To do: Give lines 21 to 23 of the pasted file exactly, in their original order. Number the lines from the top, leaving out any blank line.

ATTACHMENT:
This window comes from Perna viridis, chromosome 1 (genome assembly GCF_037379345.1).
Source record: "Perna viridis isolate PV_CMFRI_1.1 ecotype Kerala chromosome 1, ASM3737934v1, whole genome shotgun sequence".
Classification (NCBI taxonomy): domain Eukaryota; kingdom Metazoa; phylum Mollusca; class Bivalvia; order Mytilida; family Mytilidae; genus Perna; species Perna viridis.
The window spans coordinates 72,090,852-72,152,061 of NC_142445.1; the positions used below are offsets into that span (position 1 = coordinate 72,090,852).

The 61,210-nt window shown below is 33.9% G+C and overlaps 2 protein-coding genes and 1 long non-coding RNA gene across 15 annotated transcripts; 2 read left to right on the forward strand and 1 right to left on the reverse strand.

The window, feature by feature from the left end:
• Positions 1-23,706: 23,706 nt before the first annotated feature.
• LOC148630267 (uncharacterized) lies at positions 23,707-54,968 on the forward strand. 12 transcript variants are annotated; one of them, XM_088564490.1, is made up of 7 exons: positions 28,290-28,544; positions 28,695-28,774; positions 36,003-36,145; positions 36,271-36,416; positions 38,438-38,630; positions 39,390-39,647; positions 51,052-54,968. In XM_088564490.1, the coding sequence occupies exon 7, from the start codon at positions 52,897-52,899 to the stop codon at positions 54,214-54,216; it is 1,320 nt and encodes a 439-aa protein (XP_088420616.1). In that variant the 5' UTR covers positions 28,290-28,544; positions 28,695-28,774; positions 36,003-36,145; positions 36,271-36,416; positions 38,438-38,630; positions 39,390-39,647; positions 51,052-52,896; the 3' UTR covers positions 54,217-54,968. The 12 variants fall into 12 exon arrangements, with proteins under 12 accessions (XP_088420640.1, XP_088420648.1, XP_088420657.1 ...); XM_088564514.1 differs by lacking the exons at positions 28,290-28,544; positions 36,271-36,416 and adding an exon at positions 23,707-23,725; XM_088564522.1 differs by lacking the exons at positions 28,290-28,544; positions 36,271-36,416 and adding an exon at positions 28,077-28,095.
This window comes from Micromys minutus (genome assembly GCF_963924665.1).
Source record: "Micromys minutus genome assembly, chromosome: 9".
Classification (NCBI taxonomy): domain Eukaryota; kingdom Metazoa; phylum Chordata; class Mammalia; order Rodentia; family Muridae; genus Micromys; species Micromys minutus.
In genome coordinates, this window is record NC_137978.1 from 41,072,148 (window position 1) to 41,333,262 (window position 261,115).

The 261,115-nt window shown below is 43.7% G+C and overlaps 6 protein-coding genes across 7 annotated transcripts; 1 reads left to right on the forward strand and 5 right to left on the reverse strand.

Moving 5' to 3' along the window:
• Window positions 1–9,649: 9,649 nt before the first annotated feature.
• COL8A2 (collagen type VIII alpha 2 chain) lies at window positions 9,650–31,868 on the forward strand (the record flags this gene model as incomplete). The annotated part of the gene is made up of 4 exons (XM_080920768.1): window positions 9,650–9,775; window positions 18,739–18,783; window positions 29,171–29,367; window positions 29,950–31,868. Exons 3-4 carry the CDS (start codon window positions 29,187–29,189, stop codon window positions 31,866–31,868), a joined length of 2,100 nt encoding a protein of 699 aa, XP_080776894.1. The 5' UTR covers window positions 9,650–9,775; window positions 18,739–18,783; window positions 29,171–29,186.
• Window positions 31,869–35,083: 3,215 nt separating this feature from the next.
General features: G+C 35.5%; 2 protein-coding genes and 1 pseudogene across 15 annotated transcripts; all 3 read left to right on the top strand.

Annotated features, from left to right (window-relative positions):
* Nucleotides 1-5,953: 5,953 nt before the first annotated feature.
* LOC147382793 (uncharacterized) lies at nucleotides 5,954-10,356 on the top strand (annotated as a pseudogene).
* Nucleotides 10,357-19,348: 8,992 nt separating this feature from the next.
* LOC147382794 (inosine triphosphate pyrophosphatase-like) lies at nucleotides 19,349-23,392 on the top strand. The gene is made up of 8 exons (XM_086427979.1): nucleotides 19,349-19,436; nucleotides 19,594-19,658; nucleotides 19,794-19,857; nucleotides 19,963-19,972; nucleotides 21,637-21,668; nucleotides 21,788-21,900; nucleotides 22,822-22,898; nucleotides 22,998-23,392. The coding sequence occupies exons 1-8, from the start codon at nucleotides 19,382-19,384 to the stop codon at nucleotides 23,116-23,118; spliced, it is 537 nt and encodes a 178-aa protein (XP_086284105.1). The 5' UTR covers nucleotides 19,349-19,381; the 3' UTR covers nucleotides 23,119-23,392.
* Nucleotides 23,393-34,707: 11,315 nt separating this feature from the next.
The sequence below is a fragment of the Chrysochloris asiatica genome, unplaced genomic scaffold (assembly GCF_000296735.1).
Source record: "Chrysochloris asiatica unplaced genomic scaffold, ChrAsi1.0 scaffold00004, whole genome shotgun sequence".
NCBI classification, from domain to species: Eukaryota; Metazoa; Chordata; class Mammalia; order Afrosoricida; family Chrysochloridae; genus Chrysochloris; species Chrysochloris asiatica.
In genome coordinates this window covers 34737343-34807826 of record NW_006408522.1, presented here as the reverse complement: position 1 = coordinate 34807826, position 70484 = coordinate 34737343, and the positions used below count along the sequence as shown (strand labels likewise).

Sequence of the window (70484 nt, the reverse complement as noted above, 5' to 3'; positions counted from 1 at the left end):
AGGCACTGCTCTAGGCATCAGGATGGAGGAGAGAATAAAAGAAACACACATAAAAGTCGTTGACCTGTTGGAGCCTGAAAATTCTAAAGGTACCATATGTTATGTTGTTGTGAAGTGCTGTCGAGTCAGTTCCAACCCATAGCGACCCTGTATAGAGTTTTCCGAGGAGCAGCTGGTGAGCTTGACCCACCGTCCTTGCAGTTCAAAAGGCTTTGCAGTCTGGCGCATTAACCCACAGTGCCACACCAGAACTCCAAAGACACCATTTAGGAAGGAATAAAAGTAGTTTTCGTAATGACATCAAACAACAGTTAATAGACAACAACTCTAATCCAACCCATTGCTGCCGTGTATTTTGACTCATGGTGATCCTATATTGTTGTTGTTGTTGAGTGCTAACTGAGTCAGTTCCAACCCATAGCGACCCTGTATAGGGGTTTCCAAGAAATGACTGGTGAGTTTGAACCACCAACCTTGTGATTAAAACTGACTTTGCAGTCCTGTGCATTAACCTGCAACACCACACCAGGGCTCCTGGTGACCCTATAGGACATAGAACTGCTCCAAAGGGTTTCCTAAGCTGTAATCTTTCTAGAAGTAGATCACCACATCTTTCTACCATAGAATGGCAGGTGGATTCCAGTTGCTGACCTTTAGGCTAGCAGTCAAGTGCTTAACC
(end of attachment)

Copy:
* LOC147382793 (uncharacterized) lies at nucleotides 5,954-10,356 on the top strand (annotated as a pseudogene).
* Nucleotides 10,357-19,348: 8,992 nt separating this feature from the next.
* LOC147382794 (inosine triphosphate pyrophosphatase-like) lies at nucleotides 19,349-23,392 on the top strand. The gene is made up of 8 exons (XM_086427979.1): nucleotides 19,349-19,436; nucleotides 19,594-19,658; nucleotides 19,794-19,857; nucleotides 19,963-19,972; nucleotides 21,637-21,668; nucleotides 21,788-21,900; nucleotides 22,822-22,898; nucleotides 22,998-23,392. The coding sequence occupies exons 1-8, from the start codon at nucleotides 19,382-19,384 to the stop codon at nucleotides 23,116-23,118; spliced, it is 537 nt and encodes a 178-aa protein (XP_086284105.1). The 5' UTR covers nucleotides 19,349-19,381; the 3' UTR covers nucleotides 23,119-23,392.